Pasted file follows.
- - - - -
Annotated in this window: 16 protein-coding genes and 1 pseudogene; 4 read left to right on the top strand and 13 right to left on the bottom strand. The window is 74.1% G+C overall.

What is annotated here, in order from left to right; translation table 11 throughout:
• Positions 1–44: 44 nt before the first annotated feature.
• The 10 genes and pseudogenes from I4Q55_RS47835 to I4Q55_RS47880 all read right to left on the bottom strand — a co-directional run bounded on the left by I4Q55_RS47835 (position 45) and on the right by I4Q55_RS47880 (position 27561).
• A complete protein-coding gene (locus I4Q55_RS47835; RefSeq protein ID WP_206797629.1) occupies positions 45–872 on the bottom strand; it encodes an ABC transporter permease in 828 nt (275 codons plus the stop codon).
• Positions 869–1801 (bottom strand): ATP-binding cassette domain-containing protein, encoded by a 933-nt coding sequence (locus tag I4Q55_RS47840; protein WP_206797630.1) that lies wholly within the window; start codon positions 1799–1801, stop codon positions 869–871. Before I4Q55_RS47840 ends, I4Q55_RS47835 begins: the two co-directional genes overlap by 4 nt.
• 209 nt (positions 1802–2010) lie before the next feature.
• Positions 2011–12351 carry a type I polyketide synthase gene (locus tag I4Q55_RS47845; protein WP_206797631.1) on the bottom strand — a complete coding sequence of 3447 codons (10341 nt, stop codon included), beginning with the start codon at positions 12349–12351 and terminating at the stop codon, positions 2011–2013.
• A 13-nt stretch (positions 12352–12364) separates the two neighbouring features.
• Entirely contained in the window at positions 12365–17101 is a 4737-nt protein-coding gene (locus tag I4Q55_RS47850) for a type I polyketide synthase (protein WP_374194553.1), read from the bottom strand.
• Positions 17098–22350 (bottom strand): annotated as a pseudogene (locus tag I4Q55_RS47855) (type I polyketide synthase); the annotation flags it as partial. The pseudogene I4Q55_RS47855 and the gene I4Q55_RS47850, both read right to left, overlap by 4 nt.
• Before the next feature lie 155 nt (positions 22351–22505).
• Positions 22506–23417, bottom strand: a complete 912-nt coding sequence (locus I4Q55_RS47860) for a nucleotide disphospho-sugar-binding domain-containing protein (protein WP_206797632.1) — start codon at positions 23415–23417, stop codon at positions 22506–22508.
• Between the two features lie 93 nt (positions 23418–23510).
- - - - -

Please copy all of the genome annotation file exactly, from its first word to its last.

Annotated in this window: 16 protein-coding genes and 1 pseudogene; 4 read left to right on the top strand and 13 right to left on the bottom strand. The window is 74.1% G+C overall.

What is annotated here, in order from left to right; translation table 11 throughout:
• Positions 1–44: 44 nt before the first annotated feature.
• The 10 genes and pseudogenes from I4Q55_RS47835 to I4Q55_RS47880 all read right to left on the bottom strand — a co-directional run bounded on the left by I4Q55_RS47835 (position 45) and on the right by I4Q55_RS47880 (position 27561).
• A complete protein-coding gene (locus I4Q55_RS47835; RefSeq protein ID WP_206797629.1) occupies positions 45–872 on the bottom strand; it encodes an ABC transporter permease in 828 nt (275 codons plus the stop codon).
• Positions 869–1801 (bottom strand): ATP-binding cassette domain-containing protein, encoded by a 933-nt coding sequence (locus tag I4Q55_RS47840; protein WP_206797630.1) that lies wholly within the window; start codon positions 1799–1801, stop codon positions 869–871. Before I4Q55_RS47840 ends, I4Q55_RS47835 begins: the two co-directional genes overlap by 4 nt.
• 209 nt (positions 1802–2010) lie before the next feature.
• Positions 2011–12351 carry a type I polyketide synthase gene (locus tag I4Q55_RS47845; protein WP_206797631.1) on the bottom strand — a complete coding sequence of 3447 codons (10341 nt, stop codon included), beginning with the start codon at positions 12349–12351 and terminating at the stop codon, positions 2011–2013.
• A 13-nt stretch (positions 12352–12364) separates the two neighbouring features.
• Entirely contained in the window at positions 12365–17101 is a 4737-nt protein-coding gene (locus tag I4Q55_RS47850) for a type I polyketide synthase (protein WP_374194553.1), read from the bottom strand.
• Positions 17098–22350 (bottom strand): annotated as a pseudogene (locus tag I4Q55_RS47855) (type I polyketide synthase); the annotation flags it as partial. The pseudogene I4Q55_RS47855 and the gene I4Q55_RS47850, both read right to left, overlap by 4 nt.
• Before the next feature lie 155 nt (positions 22351–22505).
• Positions 22506–23417, bottom strand: a complete 912-nt coding sequence (locus I4Q55_RS47860) for a nucleotide disphospho-sugar-binding domain-containing protein (protein WP_206797632.1) — start codon at positions 23415–23417, stop codon at positions 22506–22508.
• Between the two features lie 93 nt (positions 23418–23510).